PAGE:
As buyers seek a direct discussion on both product limitations and benefits, the study showed that the biggest change in resource usage from 2017 to 2018 was user reviews. Reviews jumped from being the fifth most popular resource in 2017, to the second most popular resource in 2018.

Related: How to Map Content to Every Buyer's Journey Stage

3. Consumers are looking beyond vendor insight alone to inform decisions

In order to make informed decisions prior to purchase, buyers look for a wide range of sources and insight - from both vendors and third party resources - for their key selection criteria.

Vendors aren’t necessarily as influential as they might want to be. As with the 2017 report, the 2018 Buying Disconnect survey demonstrated that as consumer influence has grown, vendor influence has diminished. The report found that 42% of buyers considered their vendor to be ‘somewhat influential’, and only 23% of buyers considered their vendor to be ‘very influential’.

To gain trust and influence today, vendors should no longer look to dominate the conversation with their own voices and opinions -  but, instead, leverage a wider variety of resources to deliver greater impact.

4. Transparent vendors are considered more influential and create a competitive edge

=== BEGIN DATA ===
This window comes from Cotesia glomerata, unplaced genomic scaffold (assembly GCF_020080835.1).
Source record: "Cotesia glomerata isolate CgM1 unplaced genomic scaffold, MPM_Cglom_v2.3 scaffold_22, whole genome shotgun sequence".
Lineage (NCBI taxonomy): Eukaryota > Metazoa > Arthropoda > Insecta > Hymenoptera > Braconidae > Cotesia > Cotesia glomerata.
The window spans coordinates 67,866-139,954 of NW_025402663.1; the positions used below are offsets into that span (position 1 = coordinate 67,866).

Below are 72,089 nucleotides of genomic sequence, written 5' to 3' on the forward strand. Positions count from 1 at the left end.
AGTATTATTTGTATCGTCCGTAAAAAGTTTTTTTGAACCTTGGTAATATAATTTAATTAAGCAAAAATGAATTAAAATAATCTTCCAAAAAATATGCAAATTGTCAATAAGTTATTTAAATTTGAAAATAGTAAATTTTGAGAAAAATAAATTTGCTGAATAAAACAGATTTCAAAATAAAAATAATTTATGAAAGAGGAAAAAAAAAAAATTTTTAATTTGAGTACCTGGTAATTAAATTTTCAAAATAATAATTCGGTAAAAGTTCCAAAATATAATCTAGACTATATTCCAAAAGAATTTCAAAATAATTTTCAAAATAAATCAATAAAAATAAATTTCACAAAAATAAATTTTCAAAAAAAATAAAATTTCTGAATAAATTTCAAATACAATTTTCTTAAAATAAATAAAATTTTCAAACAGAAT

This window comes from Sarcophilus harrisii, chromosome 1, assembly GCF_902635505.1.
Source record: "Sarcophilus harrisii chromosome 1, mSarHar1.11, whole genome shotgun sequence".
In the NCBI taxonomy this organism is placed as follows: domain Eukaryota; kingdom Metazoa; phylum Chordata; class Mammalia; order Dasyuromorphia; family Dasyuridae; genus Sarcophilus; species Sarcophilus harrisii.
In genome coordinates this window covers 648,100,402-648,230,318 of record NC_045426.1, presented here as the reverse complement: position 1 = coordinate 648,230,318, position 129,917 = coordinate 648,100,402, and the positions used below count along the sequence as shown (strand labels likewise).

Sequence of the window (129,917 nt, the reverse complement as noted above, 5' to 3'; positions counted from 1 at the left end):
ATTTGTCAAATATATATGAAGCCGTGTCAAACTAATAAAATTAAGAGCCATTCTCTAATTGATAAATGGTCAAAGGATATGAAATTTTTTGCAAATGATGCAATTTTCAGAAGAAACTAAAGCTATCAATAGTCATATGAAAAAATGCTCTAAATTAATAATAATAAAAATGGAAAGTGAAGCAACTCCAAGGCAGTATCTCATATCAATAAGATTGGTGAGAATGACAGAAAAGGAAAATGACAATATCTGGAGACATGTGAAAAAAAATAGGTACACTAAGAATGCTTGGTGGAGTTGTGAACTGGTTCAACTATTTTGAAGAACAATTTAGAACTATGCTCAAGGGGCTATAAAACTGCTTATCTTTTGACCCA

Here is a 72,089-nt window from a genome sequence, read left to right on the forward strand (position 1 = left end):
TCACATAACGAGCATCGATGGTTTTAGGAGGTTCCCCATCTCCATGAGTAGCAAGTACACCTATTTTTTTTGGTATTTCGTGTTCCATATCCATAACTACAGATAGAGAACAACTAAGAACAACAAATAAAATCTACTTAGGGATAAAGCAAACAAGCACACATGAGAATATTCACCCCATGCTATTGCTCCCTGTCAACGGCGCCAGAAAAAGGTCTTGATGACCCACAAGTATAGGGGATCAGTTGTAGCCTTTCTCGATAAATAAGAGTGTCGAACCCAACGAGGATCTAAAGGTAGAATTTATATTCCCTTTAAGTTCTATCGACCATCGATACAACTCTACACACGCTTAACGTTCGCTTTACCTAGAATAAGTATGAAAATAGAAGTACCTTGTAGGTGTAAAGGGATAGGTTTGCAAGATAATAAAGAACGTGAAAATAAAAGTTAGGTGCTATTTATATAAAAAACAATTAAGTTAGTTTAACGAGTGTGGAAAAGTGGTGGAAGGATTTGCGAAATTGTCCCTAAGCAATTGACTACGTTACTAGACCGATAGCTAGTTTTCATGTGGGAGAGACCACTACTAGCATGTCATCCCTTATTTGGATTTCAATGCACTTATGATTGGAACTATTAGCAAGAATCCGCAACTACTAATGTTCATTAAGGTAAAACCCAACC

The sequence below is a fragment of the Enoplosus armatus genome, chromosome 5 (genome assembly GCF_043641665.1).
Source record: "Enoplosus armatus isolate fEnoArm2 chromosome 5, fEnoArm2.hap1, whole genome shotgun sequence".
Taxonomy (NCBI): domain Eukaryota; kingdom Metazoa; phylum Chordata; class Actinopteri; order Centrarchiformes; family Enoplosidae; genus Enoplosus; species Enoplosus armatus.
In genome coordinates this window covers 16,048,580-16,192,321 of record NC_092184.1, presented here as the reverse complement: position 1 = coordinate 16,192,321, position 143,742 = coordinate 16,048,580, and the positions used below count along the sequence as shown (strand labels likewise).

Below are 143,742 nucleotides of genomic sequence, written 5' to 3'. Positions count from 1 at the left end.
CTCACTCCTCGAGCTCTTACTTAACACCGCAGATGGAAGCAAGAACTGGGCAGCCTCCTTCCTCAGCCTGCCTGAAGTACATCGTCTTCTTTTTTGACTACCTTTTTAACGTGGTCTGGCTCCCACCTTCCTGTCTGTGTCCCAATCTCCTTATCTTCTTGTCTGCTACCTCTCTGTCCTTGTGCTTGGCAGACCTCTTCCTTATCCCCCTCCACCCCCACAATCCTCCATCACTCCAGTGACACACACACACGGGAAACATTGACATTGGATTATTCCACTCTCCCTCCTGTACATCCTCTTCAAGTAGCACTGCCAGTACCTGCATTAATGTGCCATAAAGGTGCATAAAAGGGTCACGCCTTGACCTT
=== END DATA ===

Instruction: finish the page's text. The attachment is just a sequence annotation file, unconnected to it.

As above, buyers increasingly see vendor-provided resources such as marketing collateral, case studies, and vendor representatives as potentially biased, so may take them with a grain of salt.  On average, buyers in the study, rated vendor-provided resources as the least trustworthy and least influential.

Buyers consider transparency is an influential factor when selecting a vendor; 56% of buyers who considered their vendors as ‘very influential’ also said they were very forthcoming about product limitations, whereas 31% of buyers felt their vendors avoided discussing the product’s limitations or left them with an incomplete picture.

The study also highlighted a few tactics that were differentiators for ‘very influential’ vendors.  In addition to being more forthcoming with their own content and resources, the ‘very influential’ vendors were:

More likely to connect their buyers with trusted, independent resources

Twice as likely to connect buyers with customer references, case studies and user reviews.

As a result, when the vendor’s claims are validated by trusted third-parties (e.g. real customers) buyers feel more confident that they’re getting an accurate picture on their tech considerations, so are more likely to progress further toward a purchase decision.

Be Authentic, Transparent and Helpful to Gain Buyer’s Trust

Authenticity is becoming a vital part of the tech buying experience; the days of brands tightly controlling the message are over. The new imperative is to proactively bring a diverse mix of resources to the table - this enables buyers to find the information they need, and fosters trusted relationships between customers and vendors.

The study confirms that buyers are empowered to do their own research, and that vendors who recognise and take advantage of this trend will gain a competitive edge.

Chanell Alexander currently resides in Atlanta, GA. When she’s not traveling and trying new restaurants in the Metro Atlanta area, she writes about the latest technology and tools for TrustRadius.